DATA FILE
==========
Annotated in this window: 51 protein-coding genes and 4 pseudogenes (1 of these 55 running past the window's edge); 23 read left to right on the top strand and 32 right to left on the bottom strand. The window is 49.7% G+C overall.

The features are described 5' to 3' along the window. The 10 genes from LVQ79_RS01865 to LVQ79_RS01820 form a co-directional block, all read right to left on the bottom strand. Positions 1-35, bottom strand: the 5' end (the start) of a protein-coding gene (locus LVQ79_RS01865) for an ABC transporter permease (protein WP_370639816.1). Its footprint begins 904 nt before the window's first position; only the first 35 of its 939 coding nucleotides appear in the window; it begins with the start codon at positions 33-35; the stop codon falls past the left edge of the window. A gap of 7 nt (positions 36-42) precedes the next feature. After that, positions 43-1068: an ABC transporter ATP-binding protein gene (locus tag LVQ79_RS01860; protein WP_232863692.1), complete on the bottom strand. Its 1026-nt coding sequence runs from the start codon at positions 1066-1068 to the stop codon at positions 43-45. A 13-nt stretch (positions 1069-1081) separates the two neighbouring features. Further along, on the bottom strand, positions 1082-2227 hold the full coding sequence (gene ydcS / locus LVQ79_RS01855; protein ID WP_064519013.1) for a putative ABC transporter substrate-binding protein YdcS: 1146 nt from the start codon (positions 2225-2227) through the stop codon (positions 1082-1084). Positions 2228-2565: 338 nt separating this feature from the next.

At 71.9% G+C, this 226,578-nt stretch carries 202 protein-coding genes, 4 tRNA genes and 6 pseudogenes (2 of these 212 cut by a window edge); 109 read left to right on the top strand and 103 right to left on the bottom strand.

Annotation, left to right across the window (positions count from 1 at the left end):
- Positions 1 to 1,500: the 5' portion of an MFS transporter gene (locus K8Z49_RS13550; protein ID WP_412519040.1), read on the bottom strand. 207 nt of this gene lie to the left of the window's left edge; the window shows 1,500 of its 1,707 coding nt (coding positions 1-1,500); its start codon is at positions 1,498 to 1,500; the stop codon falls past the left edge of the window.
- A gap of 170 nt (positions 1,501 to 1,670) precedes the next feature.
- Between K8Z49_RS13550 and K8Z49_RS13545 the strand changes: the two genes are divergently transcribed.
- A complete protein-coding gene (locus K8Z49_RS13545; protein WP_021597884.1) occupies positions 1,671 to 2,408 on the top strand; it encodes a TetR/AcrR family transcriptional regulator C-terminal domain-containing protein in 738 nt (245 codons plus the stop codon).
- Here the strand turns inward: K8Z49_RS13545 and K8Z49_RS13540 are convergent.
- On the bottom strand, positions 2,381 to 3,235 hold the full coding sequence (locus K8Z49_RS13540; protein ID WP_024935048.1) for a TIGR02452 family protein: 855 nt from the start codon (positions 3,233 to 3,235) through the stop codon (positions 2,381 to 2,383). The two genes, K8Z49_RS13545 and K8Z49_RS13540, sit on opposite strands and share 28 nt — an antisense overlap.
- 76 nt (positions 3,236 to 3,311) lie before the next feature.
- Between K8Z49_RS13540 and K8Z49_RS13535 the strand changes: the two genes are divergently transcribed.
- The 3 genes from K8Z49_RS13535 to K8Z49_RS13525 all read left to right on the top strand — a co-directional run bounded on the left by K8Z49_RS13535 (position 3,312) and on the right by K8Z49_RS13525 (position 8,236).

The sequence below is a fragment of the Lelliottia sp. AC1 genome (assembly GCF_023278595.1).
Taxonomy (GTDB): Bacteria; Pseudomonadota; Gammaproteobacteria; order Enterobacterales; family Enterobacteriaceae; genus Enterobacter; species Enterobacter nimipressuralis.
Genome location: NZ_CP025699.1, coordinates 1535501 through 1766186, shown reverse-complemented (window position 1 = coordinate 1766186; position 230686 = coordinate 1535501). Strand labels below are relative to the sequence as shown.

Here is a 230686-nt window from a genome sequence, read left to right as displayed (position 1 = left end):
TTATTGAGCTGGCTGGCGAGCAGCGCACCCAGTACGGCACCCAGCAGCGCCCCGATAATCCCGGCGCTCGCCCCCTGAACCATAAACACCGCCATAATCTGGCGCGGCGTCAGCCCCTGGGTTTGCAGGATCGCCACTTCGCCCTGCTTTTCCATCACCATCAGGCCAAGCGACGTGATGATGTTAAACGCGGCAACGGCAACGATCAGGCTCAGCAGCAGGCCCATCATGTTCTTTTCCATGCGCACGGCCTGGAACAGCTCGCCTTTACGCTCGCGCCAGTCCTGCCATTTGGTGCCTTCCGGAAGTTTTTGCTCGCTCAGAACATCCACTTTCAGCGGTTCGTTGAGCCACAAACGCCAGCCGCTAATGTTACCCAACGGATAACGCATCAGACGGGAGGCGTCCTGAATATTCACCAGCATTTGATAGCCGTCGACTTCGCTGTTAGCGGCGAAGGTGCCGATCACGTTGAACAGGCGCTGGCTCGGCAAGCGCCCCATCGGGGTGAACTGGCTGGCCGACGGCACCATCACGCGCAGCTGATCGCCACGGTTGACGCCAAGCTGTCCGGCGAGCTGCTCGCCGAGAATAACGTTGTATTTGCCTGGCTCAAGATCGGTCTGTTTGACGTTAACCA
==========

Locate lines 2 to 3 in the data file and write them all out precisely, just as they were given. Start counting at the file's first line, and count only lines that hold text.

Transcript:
The features are described 5' to 3' along the window. The 10 genes from LVQ79_RS01865 to LVQ79_RS01820 form a co-directional block, all read right to left on the bottom strand. Positions 1-35, bottom strand: the 5' end (the start) of a protein-coding gene (locus LVQ79_RS01865) for an ABC transporter permease (protein WP_370639816.1). Its footprint begins 904 nt before the window's first position; only the first 35 of its 939 coding nucleotides appear in the window; it begins with the start codon at positions 33-35; the stop codon falls past the left edge of the window. A gap of 7 nt (positions 36-42) precedes the next feature. After that, positions 43-1068: an ABC transporter ATP-binding protein gene (locus tag LVQ79_RS01860; protein WP_232863692.1), complete on the bottom strand. Its 1026-nt coding sequence runs from the start codon at positions 1066-1068 to the stop codon at positions 43-45. A 13-nt stretch (positions 1069-1081) separates the two neighbouring features. Further along, on the bottom strand, positions 1082-2227 hold the full coding sequence (gene ydcS / locus LVQ79_RS01855; protein ID WP_064519013.1) for a putative ABC transporter substrate-binding protein YdcS: 1146 nt from the start codon (positions 2225-2227) through the stop codon (positions 1082-1084). Positions 2228-2565: 338 nt separating this feature from the next.

At 71.9% G+C, this 226,578-nt stretch carries 202 protein-coding genes, 4 tRNA genes and 6 pseudogenes (2 of these 212 cut by a window edge); 109 read left to right on the top strand and 103 right to left on the bottom strand.